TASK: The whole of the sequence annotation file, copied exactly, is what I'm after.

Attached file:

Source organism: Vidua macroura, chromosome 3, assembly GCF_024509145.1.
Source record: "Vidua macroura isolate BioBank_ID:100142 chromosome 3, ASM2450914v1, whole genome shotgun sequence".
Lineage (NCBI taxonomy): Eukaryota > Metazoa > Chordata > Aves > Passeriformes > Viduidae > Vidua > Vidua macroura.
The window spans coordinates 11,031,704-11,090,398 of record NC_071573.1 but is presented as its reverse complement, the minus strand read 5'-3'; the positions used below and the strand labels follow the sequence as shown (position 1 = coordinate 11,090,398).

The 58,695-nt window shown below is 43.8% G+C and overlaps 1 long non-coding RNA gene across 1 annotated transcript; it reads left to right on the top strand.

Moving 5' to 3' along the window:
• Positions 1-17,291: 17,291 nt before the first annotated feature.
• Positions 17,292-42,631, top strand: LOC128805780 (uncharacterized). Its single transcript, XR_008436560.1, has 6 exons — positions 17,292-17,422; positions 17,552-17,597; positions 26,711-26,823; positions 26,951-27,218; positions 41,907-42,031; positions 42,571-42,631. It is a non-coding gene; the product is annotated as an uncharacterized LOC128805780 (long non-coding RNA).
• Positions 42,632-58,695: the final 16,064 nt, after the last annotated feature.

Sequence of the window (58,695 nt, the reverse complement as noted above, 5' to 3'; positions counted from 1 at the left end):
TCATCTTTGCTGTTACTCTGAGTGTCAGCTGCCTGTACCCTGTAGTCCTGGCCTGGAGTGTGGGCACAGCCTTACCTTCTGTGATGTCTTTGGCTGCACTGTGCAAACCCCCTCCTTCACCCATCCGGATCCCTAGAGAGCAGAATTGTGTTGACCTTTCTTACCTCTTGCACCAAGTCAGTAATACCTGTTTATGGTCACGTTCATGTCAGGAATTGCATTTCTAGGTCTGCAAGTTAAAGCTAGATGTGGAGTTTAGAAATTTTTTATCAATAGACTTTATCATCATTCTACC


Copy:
Source organism: Vidua macroura, chromosome 3, assembly GCF_024509145.1.
Source record: "Vidua macroura isolate BioBank_ID:100142 chromosome 3, ASM2450914v1, whole genome shotgun sequence".
Lineage (NCBI taxonomy): Eukaryota > Metazoa > Chordata > Aves > Passeriformes > Viduidae > Vidua > Vidua macroura.
The window spans coordinates 11,031,704-11,090,398 of record NC_071573.1 but is presented as its reverse complement, the minus strand read 5'-3'; the positions used below and the strand labels follow the sequence as shown (position 1 = coordinate 11,090,398).

The 58,695-nt window shown below is 43.8% G+C and overlaps 1 long non-coding RNA gene across 1 annotated transcript; it reads left to right on the top strand.

Moving 5' to 3' along the window:
• Positions 1-17,291: 17,291 nt before the first annotated feature.
• Positions 17,292-42,631, top strand: LOC128805780 (uncharacterized). Its single transcript, XR_008436560.1, has 6 exons — positions 17,292-17,422; positions 17,552-17,597; positions 26,711-26,823; positions 26,951-27,218; positions 41,907-42,031; positions 42,571-42,631. It is a non-coding gene; the product is annotated as an uncharacterized LOC128805780 (long non-coding RNA).
• Positions 42,632-58,695: the final 16,064 nt, after the last annotated feature.

Sequence of the window (58,695 nt, the reverse complement as noted above, 5' to 3'; positions counted from 1 at the left end):
TCATCTTTGCTGTTACTCTGAGTGTCAGCTGCCTGTACCCTGTAGTCCTGGCCTGGAGTGTGGGCACAGCCTTACCTTCTGTGATGTCTTTGGCTGCACTGTGCAAACCCCCTCCTTCACCCATCCGGATCCCTAGAGAGCAGAATTGTGTTGACCTTTCTTACCTCTTGCACCAAGTCAGTAATACCTGTTTATGGTCACGTTCATGTCAGGAATTGCATTTCTAGGTCTGCAAGTTAAAGCTAGATGTGGAGTTTAGAAATTTTTTATCAATAGACTTTATCATCATTCTACC